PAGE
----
The Auschwitz concentration camp created in spring 1940 was the first German concentration camp built in the occupied Polish territory. Together with Majdanek and Stutthof it became one of the main places of deportations and annihilation of Poles.
Last year the members of Ancre Somme Association participated in the For Your Freedom & Ours Project and visited the German Majdanek Concentration and Extermination Camp in Poland.
The camp was built and operated by the SS on the outskirts of the city of Lublin during the German occupation of Poland in World War II.
Although initially purposed for forced labour rather than extermination, the camp was used to kill people on an industrial scale during Operation Reinhard, the German plan was to murder all Jews within their own General Government territory of Poland.
The camp operated from the 1st October 1941. It was captured nearly intact. The rapid advance of the Soviet Red Army during Operation Bagration prevented the SS from destroying most of its infrastructure and the inept Deputy Camp Commandant, Anton Thernes, failed in his task of removing incriminating evidence of war crimes.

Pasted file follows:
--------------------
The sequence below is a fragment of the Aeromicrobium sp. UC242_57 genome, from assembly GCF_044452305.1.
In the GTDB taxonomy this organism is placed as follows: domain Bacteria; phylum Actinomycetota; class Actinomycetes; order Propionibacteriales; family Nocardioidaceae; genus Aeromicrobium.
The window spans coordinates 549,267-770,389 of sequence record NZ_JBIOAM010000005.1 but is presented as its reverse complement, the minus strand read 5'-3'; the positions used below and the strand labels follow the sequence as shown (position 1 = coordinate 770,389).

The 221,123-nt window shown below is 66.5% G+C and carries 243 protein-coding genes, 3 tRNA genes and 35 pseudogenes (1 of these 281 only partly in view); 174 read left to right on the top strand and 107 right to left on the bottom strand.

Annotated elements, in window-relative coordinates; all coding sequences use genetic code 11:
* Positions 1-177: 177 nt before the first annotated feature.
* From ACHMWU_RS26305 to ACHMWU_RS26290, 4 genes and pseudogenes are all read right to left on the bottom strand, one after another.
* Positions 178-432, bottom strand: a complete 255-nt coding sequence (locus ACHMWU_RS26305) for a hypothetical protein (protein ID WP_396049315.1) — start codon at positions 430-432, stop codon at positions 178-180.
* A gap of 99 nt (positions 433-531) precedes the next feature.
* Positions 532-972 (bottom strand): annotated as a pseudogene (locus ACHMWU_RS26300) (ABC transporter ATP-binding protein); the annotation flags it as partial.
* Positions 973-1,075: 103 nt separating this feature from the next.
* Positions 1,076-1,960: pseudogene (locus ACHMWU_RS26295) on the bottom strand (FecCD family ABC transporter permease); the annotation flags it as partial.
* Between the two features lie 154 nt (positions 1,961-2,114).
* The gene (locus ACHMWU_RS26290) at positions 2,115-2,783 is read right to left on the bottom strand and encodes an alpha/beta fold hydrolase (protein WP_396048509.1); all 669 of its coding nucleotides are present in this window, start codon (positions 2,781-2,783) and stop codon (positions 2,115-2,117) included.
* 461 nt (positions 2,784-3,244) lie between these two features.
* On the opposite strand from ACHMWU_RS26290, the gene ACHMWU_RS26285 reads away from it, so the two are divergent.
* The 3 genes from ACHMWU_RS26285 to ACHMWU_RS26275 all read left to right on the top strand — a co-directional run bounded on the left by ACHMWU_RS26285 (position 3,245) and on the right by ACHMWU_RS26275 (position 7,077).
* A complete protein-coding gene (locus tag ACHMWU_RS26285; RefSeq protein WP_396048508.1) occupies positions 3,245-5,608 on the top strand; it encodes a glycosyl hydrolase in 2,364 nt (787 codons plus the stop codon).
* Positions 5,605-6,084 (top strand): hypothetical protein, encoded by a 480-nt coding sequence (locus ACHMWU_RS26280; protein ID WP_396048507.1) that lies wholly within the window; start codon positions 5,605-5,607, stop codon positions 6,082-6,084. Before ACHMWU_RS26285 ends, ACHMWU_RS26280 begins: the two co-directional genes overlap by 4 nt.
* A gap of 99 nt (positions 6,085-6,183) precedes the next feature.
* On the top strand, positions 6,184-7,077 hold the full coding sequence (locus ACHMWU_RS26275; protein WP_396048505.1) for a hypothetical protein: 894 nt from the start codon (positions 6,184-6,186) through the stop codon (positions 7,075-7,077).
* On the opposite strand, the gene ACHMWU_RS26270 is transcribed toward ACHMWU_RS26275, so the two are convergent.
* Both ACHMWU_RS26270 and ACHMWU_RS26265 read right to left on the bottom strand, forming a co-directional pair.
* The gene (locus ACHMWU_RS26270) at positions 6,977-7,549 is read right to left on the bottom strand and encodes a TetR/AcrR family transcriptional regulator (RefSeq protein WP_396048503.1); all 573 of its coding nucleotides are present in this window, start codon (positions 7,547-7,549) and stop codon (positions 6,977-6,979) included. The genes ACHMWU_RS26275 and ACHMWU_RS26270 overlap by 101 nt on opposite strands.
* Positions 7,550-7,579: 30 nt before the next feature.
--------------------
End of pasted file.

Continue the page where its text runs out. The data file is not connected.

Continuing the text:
During its almost three years of existence, some 150,000 persons from 28 countries and of 54 nationalities passed through Majdanek.
Of the more than 2,000,000 Jewish people killed in the course of Operation Reinhard, some 60,000 Jews (56,000 known by name) were most certainly exterminated at Majdanek, amongst its almost 80,000 victims accounted for, altogether. Of these, some 60 percent died of starvation, torture, or disease, and some 40 percent were murdered by firing squad or in the gas chambers.
In July 1969, on the 25th anniversary of its liberation, a large monument designed by Wiktor Tołkin was constructed at the site. It consists of two parts: a large gate monument at the camp’s entrance and a large mausoleum holding ashes of the victims at its opposite end.
In 1939, 43,000 of Lublin’s 122,000 strong population were Jewish. Sadly today the Jewish community in the City of Lublin stands at approximately 300.
Today we remember them.
“Greater love hath no man than this, that a man lay down his life for his friends” (John: 15:13a).
Author: Lexi Davidson
Pictures: Lexi Davidson, Twitter @AviBenlolo, @MajdenekMuseum
Link to the Majdanek Museum.